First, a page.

In 1998 Jerome Branche published an article on Sab in the Afro-Hispanic Review in which he complained about the then-current spate of articles that called it a liberationist novel. He pointed out that it was not seen that way in its time, and sees the late 20th century interpretations of it as “fixing the meaning” (Hall), setting limits on the reader’s vision.
How valid are these readings of the text as feminist and abolitionist? He says not very, and will in this essay examine the power and gender relations in the text.
- The actual enslaved, and free Black people, are typically considered minor actors in abolition. This marginalization is important to note, although at the same time we must see that there were a lot of economic and political considerations pushing governments to end slavery, and many white Abolitionist societies.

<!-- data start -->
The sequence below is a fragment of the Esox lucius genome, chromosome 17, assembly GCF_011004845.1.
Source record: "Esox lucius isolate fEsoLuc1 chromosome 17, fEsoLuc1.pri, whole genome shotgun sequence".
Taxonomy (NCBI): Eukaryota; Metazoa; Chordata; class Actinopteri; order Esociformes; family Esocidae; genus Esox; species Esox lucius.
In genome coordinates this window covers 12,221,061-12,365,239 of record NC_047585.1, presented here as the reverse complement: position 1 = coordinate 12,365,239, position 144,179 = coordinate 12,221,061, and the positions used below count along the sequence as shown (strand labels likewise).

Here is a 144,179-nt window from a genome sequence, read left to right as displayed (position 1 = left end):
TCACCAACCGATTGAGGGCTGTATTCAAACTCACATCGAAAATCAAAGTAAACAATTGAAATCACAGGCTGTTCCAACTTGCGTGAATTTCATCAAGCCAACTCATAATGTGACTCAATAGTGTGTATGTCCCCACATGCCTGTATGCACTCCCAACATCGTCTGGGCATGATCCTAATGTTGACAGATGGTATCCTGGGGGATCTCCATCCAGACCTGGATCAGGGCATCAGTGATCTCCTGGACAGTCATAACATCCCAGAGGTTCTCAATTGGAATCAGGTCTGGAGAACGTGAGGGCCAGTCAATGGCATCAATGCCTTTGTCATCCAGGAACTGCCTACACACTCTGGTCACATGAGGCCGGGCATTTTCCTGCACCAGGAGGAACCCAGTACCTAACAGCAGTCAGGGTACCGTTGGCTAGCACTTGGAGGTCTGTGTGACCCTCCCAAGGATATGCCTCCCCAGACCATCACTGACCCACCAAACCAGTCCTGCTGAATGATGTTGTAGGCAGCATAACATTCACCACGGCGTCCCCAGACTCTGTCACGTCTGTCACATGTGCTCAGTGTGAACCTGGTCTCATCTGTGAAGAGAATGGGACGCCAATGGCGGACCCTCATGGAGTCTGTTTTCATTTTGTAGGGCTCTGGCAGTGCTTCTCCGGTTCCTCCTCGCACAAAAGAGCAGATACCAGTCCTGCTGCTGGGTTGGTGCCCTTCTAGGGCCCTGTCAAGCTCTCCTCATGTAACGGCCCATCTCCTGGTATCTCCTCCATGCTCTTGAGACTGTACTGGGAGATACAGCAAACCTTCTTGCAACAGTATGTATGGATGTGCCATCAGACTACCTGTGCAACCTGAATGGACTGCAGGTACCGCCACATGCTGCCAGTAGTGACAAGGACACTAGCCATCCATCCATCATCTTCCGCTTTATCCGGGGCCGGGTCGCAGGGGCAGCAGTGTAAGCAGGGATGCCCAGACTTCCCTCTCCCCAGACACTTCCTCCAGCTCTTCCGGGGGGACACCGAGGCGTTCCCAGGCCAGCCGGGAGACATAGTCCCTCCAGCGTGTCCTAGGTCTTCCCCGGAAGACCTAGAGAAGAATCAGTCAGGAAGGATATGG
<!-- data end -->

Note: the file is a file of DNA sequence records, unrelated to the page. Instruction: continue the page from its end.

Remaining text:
- This article is called “Ennobling savagery? Sentimentalism and the subaltern in Sab“ and I like it. I have to find the rest of it and reread it (actually, I’ve found the rest of my printout now, and I’ve downloaded it).
- There is no evidence for Gómez de A.’s abolitionism in real life, nor for Domingo del Monte’s’; Haberly points out that Brazilian abolitionist literature is “both anti-slavery and anti-slave”; this could fit for Cuba as well. It’s interesting in the context of the current push for prestige for abolitionist writers, and in terms of the mythification of race relations in the Americas.
- Sab the character is committed to slavery: why do critics see him as a symbol of freedom? If the novel is feminist, why is there so little in it about Black women?
- And there is much more, and overall: SAB is about faithfulness of slaves, not the opposite; and as stand-in for the slaves, Sab obscures them. (I always like Jerome’s work.)
I think I can use this for my Ferreira paper, the scene of engulfment, decolonizing readings, left readings. I am glad I found this piece again.